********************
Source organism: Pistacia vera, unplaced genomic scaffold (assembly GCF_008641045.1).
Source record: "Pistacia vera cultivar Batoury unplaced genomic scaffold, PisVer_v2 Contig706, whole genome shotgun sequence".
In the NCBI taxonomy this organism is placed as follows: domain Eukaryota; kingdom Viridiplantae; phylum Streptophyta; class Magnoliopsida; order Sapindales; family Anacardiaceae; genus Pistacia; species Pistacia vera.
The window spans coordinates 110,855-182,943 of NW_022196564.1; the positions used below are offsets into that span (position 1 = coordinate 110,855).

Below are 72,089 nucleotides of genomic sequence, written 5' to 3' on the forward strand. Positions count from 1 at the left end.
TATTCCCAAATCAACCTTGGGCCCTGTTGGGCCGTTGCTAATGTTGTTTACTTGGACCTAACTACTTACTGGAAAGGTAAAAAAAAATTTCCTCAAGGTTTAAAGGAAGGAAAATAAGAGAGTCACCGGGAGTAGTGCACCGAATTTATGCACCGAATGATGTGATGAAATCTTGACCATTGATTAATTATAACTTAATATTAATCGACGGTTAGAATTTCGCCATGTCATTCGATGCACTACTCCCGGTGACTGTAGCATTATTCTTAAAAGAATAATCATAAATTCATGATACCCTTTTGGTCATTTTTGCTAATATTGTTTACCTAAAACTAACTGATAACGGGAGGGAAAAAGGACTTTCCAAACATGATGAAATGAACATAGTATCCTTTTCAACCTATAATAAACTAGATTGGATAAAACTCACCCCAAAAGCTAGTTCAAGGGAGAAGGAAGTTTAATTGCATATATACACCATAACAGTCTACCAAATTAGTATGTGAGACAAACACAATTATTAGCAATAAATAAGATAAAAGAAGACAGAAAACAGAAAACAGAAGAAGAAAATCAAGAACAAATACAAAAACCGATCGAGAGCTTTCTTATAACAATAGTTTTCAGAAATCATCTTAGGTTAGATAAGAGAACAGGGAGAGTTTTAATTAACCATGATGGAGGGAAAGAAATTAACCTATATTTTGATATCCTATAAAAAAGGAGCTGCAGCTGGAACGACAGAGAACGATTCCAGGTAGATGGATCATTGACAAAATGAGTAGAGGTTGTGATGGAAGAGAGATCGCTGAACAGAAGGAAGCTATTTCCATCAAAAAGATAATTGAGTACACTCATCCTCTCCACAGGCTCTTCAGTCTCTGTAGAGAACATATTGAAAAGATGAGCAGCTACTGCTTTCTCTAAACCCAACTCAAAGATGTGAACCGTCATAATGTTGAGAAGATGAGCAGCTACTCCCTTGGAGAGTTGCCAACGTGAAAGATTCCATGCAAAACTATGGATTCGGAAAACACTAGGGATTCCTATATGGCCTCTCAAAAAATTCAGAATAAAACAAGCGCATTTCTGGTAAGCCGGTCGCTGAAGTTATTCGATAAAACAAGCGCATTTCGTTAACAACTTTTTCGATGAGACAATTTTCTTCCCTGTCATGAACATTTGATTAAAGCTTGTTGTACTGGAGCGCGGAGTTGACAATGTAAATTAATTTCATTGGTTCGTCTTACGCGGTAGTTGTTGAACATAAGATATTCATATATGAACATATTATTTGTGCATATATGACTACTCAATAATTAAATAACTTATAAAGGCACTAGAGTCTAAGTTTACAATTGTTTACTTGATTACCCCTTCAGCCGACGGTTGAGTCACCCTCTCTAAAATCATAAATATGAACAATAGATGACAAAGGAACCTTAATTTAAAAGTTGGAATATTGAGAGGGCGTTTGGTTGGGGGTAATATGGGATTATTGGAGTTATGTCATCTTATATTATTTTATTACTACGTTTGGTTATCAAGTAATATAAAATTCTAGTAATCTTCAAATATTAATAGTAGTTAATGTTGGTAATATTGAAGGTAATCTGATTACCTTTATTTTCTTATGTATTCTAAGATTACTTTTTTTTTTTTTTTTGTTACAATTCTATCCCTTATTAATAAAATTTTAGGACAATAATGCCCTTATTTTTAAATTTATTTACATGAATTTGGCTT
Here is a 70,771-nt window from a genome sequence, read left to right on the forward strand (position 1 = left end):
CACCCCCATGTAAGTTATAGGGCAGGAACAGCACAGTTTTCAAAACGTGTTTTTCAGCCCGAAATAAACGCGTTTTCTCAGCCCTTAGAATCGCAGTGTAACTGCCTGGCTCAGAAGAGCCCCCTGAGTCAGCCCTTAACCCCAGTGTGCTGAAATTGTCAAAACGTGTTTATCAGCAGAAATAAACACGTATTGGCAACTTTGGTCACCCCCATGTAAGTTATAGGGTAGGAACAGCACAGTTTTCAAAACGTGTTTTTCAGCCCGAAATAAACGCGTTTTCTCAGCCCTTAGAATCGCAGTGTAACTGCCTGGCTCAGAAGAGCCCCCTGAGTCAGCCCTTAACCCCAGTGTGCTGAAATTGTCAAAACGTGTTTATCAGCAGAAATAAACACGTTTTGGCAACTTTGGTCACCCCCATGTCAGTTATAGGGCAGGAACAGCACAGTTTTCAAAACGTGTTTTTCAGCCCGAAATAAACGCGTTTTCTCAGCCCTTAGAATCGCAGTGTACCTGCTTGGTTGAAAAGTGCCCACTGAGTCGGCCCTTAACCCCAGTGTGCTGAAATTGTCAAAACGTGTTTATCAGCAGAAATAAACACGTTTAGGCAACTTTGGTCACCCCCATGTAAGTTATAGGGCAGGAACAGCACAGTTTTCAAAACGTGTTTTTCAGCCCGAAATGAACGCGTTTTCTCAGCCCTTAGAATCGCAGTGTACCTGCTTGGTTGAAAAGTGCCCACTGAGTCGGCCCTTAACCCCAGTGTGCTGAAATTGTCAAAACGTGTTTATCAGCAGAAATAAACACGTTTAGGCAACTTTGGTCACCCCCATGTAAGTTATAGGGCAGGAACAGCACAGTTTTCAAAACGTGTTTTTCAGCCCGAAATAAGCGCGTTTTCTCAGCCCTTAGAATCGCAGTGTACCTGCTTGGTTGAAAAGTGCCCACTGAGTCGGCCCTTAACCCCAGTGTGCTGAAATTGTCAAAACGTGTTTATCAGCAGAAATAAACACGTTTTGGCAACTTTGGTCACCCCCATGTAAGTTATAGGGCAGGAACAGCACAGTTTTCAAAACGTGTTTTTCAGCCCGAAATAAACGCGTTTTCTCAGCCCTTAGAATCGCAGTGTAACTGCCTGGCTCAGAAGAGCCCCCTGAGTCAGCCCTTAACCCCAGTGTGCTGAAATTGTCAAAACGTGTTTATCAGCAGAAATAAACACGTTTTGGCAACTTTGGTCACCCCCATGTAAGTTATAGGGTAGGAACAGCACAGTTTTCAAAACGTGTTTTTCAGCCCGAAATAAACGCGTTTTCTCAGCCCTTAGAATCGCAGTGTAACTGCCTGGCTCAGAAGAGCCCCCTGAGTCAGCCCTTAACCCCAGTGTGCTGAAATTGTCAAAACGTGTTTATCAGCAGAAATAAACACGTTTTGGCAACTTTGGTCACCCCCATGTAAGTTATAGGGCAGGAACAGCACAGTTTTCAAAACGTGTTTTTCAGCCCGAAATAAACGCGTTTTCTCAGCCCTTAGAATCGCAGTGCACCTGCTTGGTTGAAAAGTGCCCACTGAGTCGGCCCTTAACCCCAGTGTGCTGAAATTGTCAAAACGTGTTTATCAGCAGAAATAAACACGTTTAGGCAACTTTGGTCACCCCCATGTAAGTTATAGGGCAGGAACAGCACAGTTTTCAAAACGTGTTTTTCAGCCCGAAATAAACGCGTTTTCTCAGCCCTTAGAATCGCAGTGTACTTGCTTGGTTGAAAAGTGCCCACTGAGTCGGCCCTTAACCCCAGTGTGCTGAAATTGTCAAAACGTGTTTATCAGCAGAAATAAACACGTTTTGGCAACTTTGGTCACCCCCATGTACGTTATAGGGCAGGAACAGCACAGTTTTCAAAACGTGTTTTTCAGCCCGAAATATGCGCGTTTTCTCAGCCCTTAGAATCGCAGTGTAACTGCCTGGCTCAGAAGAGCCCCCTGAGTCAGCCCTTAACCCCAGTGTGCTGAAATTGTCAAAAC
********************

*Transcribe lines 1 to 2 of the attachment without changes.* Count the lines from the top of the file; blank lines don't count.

Source organism: Pistacia vera, unplaced genomic scaffold (assembly GCF_008641045.1).
Source record: "Pistacia vera cultivar Batoury unplaced genomic scaffold, PisVer_v2 Contig706, whole genome shotgun sequence".